But what is “demonic” phenomena? I was revisiting some old Paranormal State episodes on iTunes last night, and was watching the “Devil in Syracuse” episode, where the demon they won’t name is afflicting a family. This is supposed to be the same demon that is or was following Ryan from place to place. Of course, I can read lips, and they show a scrambled version of the name, and I know exactly which demon it is. Interestingly, Abramelin and other grimoires have described this particular demon as holding principle sway over this world and its desires.

I like this particular episode, because it makes some good points about the demonic. First, the house they are visiting is a complete mess. A family friend comes over regularly to add fuel to the family’s fear. And the couple who live there has serious marital discord. Ryan accurately notes that the demonic feeds on fear, weakness, and depression.

Which leads me to my own definition of the demonic, for better or for worse. Like the divine or angelic, the demonic is a deep psychological phenomena that can manifest as something physical, or affect the physical—like any deep psychological phenomena. It’s not unlike poltergeist phenomena in this way (though it is theorized that poltergeist phenomena have a hormonal component as well). It affects people who don’t have sufficient psychological boundaries. I would say “spiritual”, too, but they are really bound up in the same thing. To be possessed or affected by such a thing requires a very unique set of psychical and mental circumstances—and an invitation or evocation.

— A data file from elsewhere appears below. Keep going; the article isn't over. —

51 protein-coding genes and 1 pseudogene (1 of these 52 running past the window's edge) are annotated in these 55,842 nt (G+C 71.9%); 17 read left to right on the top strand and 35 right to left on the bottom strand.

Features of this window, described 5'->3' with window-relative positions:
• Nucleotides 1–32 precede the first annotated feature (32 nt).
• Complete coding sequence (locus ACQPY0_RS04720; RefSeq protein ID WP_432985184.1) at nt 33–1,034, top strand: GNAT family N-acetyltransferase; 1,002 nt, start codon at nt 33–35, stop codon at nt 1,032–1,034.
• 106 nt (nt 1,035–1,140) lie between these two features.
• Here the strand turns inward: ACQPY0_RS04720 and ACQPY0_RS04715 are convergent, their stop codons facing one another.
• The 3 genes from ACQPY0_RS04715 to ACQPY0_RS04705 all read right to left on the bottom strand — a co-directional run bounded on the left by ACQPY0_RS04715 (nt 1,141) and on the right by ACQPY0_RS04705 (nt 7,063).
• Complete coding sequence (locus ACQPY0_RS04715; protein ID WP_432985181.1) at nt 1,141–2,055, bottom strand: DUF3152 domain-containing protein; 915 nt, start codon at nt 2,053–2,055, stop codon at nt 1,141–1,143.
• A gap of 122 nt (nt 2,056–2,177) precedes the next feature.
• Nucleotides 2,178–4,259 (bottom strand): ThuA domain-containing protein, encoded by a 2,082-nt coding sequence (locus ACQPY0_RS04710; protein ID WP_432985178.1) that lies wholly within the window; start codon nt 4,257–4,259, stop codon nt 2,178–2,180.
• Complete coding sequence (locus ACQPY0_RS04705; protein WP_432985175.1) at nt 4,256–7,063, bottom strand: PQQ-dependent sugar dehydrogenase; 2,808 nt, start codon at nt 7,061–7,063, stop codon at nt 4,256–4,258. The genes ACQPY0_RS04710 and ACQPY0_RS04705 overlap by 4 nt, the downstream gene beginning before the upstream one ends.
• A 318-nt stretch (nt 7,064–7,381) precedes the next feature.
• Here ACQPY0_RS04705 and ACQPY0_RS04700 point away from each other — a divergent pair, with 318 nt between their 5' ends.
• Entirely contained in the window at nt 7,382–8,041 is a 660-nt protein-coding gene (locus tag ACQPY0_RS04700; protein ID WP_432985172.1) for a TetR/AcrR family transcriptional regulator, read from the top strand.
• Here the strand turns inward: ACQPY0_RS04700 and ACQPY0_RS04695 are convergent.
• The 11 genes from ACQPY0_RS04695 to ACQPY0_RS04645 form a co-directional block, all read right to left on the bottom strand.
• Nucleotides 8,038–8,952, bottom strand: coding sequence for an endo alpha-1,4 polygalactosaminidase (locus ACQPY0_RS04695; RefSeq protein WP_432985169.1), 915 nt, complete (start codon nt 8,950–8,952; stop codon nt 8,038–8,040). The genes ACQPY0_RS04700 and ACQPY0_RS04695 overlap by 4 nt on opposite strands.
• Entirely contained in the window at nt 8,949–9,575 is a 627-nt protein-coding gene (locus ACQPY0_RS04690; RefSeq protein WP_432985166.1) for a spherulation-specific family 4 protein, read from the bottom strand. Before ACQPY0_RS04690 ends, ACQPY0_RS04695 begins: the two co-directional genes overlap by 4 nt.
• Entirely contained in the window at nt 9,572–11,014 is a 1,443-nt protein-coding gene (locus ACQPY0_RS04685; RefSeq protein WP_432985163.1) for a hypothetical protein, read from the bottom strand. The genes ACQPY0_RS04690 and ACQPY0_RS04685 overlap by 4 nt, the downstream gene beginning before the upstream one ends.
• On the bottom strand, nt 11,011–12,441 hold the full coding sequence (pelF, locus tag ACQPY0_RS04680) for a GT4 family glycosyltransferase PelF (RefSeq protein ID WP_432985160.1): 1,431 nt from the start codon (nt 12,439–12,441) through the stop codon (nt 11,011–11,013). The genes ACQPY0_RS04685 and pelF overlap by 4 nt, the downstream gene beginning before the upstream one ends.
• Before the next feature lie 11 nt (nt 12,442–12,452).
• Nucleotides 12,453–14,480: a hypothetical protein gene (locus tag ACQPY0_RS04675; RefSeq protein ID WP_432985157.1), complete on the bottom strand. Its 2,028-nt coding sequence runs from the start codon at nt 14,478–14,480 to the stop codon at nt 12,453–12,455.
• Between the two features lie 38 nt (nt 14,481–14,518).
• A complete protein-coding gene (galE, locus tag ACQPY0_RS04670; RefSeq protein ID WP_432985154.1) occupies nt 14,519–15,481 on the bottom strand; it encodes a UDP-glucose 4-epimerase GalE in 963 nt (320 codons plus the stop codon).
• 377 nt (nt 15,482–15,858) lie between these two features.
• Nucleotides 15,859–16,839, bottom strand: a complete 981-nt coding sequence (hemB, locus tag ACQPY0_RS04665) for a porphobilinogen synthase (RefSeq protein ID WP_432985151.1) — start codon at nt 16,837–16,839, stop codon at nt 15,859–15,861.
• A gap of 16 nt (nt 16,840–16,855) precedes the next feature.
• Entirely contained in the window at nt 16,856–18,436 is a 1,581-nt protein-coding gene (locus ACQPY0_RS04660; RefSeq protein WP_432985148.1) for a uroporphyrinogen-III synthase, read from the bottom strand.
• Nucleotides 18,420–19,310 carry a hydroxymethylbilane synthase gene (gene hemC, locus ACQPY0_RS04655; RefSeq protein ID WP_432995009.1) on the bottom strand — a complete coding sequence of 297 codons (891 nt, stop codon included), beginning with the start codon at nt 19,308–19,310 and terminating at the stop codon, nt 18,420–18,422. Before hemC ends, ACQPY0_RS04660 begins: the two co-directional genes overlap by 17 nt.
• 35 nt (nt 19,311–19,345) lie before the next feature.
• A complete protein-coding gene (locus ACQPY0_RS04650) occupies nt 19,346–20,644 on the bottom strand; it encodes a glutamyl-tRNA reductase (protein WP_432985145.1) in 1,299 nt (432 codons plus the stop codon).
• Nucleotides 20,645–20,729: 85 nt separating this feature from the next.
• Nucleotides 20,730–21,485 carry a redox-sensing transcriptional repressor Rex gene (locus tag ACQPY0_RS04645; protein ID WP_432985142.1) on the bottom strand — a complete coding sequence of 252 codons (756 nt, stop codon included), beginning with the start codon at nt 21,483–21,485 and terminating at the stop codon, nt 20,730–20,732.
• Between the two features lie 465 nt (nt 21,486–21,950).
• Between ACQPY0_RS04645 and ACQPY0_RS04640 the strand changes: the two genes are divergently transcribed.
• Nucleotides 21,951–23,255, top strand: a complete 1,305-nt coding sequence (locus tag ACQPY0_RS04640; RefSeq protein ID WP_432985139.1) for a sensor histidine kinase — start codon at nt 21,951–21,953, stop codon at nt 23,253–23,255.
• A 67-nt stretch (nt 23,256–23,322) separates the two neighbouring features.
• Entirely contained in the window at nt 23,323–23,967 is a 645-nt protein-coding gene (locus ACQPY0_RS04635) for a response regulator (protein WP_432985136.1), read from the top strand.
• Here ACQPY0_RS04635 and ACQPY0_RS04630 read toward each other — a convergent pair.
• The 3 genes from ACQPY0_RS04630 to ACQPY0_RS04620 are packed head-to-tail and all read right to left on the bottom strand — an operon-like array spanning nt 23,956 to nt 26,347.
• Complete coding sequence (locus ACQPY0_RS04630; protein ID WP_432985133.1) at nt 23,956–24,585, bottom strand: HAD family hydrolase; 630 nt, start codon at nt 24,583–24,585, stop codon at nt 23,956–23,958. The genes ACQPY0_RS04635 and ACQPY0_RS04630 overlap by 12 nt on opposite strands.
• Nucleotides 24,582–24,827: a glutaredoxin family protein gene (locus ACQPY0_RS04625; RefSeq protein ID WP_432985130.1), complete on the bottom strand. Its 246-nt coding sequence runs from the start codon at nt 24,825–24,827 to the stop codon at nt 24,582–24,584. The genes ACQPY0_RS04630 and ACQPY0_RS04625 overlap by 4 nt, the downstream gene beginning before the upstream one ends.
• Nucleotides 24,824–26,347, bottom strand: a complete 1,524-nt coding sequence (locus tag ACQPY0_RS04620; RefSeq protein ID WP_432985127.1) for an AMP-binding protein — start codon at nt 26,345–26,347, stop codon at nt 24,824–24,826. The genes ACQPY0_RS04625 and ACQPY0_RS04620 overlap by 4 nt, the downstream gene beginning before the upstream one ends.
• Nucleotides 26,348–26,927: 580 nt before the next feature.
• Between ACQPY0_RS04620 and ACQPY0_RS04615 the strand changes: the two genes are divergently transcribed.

So how can demons be named and labeled? Deities and angels can also be named and labeled. They are qualities, elements of human experience. The form and function of such qualities are part of what is observed in the collective unconscious.

The theology of the demonic is highly developed within Christianity, particularly Catholic Christianity. The Church has special rites of exorcism to deal with these undesirable elements. Sometimes the rites work, sometimes they don’t. A lot of the rite’s ability to do good is based on the belief of those taking part in the rite. It would also depend on the psychology of the victim—sometimes the victim is unwilling or unable to let go of the offending influence that has taken over. But I would still say the offending influence is internal, not external, even though it may manifest in external ways. As one of my professors once said in seminary, “there is nothing ‘mere’ about psychology”. To call something psychological is not the same as saying “You’re imagining it”, or “It’s all in your head”, in a dismissive sense. Depth psychology is as tenuous an area as occult practice, and requires a great deal of caution when “jumping in”.

Which brings me to another assertion that Ryan frequently makes on shows dealing with the demonic. He refers to the encounters as a literal battle “between good and evil”. I would suggest that this is not exactly the case, though it is true on some level. The Eastern conception of the demonic is a bit easier to follow, and I think resolves some of the difficulties of the Western Christian perspective.